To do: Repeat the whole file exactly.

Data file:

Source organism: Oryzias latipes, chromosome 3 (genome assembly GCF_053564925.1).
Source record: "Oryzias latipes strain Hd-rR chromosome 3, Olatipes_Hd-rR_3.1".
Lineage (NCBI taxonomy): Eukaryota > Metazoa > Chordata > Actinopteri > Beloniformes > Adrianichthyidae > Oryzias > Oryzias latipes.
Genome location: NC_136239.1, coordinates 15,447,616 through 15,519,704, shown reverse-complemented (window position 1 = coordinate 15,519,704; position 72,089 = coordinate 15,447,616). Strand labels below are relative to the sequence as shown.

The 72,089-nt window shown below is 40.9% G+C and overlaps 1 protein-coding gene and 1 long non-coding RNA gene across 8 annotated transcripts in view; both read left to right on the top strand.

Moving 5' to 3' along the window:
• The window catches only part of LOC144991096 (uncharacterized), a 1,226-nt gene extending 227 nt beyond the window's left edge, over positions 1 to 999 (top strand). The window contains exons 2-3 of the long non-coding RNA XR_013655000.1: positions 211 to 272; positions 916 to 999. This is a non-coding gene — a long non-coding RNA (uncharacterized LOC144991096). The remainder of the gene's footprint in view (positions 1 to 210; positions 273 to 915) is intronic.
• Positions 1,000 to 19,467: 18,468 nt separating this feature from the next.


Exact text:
Source organism: Oryzias latipes, chromosome 3 (genome assembly GCF_053564925.1).
Source record: "Oryzias latipes strain Hd-rR chromosome 3, Olatipes_Hd-rR_3.1".
Lineage (NCBI taxonomy): Eukaryota > Metazoa > Chordata > Actinopteri > Beloniformes > Adrianichthyidae > Oryzias > Oryzias latipes.
Genome location: NC_136239.1, coordinates 15,447,616 through 15,519,704, shown reverse-complemented (window position 1 = coordinate 15,519,704; position 72,089 = coordinate 15,447,616). Strand labels below are relative to the sequence as shown.

The 72,089-nt window shown below is 40.9% G+C and overlaps 1 protein-coding gene and 1 long non-coding RNA gene across 8 annotated transcripts in view; both read left to right on the top strand.

Moving 5' to 3' along the window:
• The window catches only part of LOC144991096 (uncharacterized), a 1,226-nt gene extending 227 nt beyond the window's left edge, over positions 1 to 999 (top strand). The window contains exons 2-3 of the long non-coding RNA XR_013655000.1: positions 211 to 272; positions 916 to 999. This is a non-coding gene — a long non-coding RNA (uncharacterized LOC144991096). The remainder of the gene's footprint in view (positions 1 to 210; positions 273 to 915) is intronic.
• Positions 1,000 to 19,467: 18,468 nt separating this feature from the next.